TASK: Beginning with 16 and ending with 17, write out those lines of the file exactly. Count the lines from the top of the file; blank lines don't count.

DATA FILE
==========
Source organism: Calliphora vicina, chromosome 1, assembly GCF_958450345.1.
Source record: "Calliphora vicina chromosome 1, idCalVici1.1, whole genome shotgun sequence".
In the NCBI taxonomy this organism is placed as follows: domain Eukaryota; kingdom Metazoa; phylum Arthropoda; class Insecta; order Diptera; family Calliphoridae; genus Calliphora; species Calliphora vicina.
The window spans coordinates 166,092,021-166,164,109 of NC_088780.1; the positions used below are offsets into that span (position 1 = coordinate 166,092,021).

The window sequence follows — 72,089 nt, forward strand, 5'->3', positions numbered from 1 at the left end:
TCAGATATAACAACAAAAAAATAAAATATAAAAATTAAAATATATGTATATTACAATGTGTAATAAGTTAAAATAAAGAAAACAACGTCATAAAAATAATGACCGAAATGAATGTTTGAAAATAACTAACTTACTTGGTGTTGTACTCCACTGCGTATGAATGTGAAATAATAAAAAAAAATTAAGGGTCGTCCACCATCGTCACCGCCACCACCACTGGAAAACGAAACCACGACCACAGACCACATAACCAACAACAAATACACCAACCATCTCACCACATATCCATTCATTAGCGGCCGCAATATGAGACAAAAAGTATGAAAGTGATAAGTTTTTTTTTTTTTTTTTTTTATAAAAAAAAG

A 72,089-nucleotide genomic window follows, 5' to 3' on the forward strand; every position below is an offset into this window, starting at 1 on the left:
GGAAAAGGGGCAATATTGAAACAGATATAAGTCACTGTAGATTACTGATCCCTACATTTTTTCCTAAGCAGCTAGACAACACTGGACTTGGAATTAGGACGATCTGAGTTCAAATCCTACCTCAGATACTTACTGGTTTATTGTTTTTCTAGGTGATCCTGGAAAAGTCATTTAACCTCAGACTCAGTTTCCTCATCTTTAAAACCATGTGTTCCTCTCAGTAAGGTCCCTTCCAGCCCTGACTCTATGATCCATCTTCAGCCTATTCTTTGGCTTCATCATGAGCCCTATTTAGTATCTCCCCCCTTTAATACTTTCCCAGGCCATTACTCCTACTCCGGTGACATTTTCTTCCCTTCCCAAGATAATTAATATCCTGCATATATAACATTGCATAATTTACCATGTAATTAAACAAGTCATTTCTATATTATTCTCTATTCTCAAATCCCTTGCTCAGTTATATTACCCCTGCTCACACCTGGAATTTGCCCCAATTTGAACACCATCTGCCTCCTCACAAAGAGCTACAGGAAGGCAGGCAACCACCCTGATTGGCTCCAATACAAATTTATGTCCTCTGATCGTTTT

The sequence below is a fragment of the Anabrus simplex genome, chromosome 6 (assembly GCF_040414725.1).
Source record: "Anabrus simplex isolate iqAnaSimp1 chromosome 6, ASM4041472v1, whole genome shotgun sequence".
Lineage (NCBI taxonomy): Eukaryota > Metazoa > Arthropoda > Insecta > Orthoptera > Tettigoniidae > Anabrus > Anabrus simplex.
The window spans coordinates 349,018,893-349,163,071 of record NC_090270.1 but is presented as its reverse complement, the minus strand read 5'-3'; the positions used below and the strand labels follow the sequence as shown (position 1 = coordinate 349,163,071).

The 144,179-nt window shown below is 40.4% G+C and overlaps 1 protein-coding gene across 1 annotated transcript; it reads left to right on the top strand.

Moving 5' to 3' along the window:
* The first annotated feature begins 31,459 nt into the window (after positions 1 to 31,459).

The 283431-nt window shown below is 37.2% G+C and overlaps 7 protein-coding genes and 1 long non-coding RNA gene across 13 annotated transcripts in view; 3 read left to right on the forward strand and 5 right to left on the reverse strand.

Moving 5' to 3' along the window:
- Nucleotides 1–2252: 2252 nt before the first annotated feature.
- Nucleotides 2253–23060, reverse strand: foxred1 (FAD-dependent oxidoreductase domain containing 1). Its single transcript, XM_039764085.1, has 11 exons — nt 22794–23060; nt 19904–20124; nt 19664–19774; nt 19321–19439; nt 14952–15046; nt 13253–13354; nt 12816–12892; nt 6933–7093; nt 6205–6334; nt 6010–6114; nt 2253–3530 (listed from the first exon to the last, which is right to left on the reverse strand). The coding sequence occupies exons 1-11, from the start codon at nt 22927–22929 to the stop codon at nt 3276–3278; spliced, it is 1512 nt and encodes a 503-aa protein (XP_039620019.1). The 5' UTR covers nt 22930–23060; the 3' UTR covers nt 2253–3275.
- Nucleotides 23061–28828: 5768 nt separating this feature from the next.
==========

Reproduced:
The 283431-nt window shown below is 37.2% G+C and overlaps 7 protein-coding genes and 1 long non-coding RNA gene across 13 annotated transcripts in view; 3 read left to right on the forward strand and 5 right to left on the reverse strand.

Moving 5' to 3' along the window: